We stopped in a suburb of Innsbruck called Hotting which meant we had a good 20 minute walk or so into town, which we did for several days and provided us with great views of the River Inn and the original buildings of Mariahilf.  Eventually we discovered just how easy the bus service was to use and that our Innsbruck Card included free travel on all public transport, which really opened up the city to us.  If you do ever visit Innsbruck, I highly recommend getting the Innsbruck card as it is amazing value for money.  There are also a number of useful apps, one ‘Innsbruck’ which is basically a tourist guide of the city, but also one for the buses and one for the trains, which were easy to use.  My knowledge of the German language is nil, but I found that I was able to navigate my way around them to find out the information I needed.

Walking alongside the River Inn with views over to Mariahilf

As ever, we tried as much as we could to find smaller, less touristy places to eat and weren’t disappointed.  We had been given to believe that Austria would be expensive when we got there, but we found that it was similarly priced to Bristol, if not a little cheaper, but much of that may be because we actively seek out places to eat that are a little off the beaten track. We ate a fabulous Turkish lunch in the Marktplatz, overlooking the river, which besides having traditional market stalls, also has a range of smaller eateries ranging from pizza to fish and more traditional Austrian food options.  I was determined to eat as much authentic Austrian food as I could and wasn’t disappointed.  Two restaurants that we particularly enjoyed were Weinhaus Happ and Stiftskeller, where both the service and atmosphere were great.  Whilst both are in the more touristy area of the old city, there was a good mix of tourists and locals in both establishments!

Swarovski Kristallwelten

Innsbruck has been the home of Swarovski Kristallwelton for 25 years.  Swarovski has been producing crystals in Innsbruck since the late 19th century.  I have to confess that I’d always assumed they were made in America as that’s where I’d seen most stores and to my mind that was the over the top, shiny market it mostly appealed to.  We went along because we had the Innsbruck Card, so the shuttle to Kristallwelton and entrance were included.  I wasn’t expecting much from the visit, but as it was included it seemed rude not to give it a try, and anyway, crystals are sparkly so what could go wrong?  Like most modern art museums, some of the pieces I really loved.  I didn’t quite understand what they meant, even after reading the information, but some were just lost on me.  My favourite was walking through the forest – although it was a bit nerve-wracking as you really couldn’t tell where the pathway through was.  The Chandelier of Grief of Yoyai Kusama, although lovely, is much like the Northern Lights, the photo I took looks far more dramatic than the reality! I also loved the ‘clouds’ outside.  As we had such beautiful weather, they really did sparkle in the sunshine.  As you would imagine, there is a shop, a very big shop.  At which point I did remember why Swarovski is lost on me.  I’m not a dazzly, jewellery sort of girl and it would be fair to say, nothing that they sell is understated!  As it was included in the price of our Innsbruck Card, I’m glad that I went, however, I would have been disappointed had I paid full price for the entry tickets.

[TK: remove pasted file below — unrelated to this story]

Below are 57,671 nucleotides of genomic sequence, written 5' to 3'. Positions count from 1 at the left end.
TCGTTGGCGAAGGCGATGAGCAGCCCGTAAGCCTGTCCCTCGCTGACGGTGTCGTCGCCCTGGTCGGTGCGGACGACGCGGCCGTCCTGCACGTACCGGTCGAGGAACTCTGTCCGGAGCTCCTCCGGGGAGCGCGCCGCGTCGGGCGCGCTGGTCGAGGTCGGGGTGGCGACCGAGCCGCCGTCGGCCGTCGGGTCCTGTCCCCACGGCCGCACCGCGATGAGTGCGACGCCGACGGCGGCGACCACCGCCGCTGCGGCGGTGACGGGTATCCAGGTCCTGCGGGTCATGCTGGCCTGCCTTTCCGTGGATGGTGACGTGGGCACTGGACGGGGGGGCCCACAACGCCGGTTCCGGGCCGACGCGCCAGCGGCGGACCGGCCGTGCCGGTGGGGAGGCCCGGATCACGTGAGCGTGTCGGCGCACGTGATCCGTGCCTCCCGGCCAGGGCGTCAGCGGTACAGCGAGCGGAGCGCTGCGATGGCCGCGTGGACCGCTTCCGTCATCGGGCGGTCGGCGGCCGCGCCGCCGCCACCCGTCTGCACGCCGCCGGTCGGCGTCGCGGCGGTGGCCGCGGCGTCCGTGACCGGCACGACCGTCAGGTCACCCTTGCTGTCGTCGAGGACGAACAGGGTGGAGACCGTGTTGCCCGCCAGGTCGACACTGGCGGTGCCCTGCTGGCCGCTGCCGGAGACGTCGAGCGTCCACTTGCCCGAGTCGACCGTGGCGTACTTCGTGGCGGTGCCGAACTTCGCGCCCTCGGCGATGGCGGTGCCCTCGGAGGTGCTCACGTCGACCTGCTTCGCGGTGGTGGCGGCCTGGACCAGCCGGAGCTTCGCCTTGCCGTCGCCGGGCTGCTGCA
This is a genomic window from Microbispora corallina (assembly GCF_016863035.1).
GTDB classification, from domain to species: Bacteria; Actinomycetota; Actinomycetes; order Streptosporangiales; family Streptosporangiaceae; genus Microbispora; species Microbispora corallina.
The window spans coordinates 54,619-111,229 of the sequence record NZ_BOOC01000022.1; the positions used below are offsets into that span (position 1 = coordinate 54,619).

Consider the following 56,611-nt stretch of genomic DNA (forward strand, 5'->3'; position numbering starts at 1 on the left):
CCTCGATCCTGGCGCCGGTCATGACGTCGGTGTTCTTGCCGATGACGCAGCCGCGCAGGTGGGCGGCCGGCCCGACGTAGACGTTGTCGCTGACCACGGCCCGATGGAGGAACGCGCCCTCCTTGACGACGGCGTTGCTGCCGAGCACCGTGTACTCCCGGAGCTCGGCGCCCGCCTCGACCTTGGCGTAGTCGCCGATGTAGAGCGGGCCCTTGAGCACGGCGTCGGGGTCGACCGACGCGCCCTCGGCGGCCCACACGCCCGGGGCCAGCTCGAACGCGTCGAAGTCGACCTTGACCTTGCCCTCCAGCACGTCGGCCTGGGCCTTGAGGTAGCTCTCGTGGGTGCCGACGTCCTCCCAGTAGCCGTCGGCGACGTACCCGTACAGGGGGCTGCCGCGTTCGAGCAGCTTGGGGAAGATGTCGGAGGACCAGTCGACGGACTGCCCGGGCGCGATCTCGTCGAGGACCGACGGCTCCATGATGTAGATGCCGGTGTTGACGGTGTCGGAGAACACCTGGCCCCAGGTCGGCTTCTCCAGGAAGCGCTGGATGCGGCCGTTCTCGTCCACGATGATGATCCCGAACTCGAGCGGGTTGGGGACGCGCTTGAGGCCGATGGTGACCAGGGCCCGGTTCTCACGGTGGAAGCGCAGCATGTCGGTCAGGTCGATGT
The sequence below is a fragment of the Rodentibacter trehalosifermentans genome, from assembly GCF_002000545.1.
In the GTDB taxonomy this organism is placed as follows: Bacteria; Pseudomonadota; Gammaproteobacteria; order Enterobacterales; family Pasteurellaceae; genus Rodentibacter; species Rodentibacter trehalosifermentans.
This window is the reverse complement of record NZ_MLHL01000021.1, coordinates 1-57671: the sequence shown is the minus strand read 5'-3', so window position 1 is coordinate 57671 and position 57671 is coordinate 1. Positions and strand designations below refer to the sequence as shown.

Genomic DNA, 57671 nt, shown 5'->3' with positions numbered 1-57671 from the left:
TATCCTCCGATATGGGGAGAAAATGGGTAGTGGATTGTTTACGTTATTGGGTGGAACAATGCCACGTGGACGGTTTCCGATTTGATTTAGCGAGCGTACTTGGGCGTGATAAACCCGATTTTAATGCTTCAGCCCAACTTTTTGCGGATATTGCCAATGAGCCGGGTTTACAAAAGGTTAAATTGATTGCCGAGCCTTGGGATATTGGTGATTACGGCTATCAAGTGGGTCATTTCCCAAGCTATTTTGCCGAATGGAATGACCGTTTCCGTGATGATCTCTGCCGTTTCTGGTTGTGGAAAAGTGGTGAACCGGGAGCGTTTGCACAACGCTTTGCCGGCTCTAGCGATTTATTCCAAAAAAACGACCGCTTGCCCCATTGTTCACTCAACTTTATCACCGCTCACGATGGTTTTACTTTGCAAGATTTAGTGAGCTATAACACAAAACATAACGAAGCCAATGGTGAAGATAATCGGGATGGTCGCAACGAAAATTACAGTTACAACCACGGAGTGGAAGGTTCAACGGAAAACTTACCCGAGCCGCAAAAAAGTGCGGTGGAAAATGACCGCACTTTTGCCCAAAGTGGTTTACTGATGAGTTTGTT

Chandelier of Grief of Yoyai Kusama

By the end of the 5 days we spent there, we had fallen in love with Innsbruck and would visit again, especially as there are still parts of the city we’d like to walk around.  It was quiet, I’m not sure if that’s because it was January, it was relaxed, it was flat and so easy to walk around, the people were friendly and welcoming and eager to help out where they could.  If you’re looking for a different place for a city break, with far fewer tourists than you’d expect, I’d highly recommend a visit.  It doesn’t have any ‘wow’ monuments or museums like many other cities, but the overall experience and the atmosphere around the city more than makes up for it.  Having said that, what more of a ‘wow’ do you really need than being surrounded by snow capped mountains in every direction that you look.